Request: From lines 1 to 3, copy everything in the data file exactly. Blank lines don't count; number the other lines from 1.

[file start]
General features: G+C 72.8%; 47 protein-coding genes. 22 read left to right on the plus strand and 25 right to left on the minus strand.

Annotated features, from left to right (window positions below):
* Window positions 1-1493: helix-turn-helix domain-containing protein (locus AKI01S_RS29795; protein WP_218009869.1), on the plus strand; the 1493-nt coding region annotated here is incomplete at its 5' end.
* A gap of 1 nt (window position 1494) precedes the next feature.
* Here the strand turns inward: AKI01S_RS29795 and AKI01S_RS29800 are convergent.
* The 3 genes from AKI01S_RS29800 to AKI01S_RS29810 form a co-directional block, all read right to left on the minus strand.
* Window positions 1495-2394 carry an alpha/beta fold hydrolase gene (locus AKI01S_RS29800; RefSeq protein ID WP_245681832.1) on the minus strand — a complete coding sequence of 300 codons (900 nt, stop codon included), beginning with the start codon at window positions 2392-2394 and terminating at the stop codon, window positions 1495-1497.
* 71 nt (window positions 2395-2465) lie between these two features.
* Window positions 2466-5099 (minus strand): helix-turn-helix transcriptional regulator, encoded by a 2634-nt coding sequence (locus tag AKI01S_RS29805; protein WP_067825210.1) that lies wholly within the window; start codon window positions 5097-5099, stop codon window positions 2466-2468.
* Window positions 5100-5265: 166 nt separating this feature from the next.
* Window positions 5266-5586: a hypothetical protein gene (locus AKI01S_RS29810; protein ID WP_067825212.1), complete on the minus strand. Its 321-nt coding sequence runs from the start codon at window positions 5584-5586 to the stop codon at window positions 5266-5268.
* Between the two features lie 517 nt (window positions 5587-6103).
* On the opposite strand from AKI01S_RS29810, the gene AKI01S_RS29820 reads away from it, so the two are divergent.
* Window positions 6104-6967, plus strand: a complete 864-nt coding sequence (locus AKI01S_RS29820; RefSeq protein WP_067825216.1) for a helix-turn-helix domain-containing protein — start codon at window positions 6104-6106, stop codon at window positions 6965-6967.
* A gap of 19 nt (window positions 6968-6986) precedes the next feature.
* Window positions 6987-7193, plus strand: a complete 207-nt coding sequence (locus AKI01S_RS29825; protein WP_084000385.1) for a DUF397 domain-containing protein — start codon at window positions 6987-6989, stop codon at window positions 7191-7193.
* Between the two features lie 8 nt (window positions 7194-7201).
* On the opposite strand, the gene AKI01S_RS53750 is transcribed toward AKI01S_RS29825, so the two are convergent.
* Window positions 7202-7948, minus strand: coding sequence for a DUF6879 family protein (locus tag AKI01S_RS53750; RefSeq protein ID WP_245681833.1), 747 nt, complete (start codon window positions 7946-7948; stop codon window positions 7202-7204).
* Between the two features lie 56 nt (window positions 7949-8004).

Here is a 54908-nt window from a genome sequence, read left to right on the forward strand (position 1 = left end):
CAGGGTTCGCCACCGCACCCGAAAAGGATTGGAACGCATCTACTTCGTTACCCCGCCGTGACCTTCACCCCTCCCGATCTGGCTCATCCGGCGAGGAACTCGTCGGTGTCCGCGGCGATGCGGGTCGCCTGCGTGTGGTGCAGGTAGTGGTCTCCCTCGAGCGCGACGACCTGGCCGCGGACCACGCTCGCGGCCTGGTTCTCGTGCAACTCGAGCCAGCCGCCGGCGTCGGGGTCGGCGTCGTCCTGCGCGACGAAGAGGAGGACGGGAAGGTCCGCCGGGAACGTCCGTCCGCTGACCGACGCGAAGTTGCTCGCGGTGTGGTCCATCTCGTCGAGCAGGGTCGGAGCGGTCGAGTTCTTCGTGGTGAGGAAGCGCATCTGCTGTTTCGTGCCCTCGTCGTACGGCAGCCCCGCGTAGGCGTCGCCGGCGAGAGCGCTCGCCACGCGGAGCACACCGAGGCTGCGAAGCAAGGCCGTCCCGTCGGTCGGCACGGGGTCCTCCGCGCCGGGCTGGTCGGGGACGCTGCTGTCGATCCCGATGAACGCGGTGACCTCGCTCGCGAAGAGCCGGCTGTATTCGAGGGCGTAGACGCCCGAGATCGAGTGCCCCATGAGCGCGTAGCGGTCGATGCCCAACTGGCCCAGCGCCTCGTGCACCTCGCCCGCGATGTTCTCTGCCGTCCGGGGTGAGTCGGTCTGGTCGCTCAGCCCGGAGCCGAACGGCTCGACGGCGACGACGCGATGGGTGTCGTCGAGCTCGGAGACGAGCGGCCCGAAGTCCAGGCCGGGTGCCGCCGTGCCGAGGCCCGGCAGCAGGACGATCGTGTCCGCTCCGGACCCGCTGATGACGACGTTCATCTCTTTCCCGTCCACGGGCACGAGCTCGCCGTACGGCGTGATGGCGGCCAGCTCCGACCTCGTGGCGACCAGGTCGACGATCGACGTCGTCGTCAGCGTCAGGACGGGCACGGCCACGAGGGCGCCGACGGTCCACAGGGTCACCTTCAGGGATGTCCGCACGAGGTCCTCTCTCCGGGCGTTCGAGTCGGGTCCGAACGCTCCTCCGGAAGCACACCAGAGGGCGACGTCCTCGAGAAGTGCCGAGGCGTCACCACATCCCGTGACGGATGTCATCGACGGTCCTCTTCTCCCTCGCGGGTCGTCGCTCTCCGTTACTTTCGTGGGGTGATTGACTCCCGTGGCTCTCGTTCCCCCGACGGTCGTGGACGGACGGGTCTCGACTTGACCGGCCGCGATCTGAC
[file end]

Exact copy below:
General features: G+C 72.8%; 47 protein-coding genes. 22 read left to right on the plus strand and 25 right to left on the minus strand.

Annotated features, from left to right (window positions below):
* Window positions 1-1493: helix-turn-helix domain-containing protein (locus AKI01S_RS29795; protein WP_218009869.1), on the plus strand; the 1493-nt coding region annotated here is incomplete at its 5' end.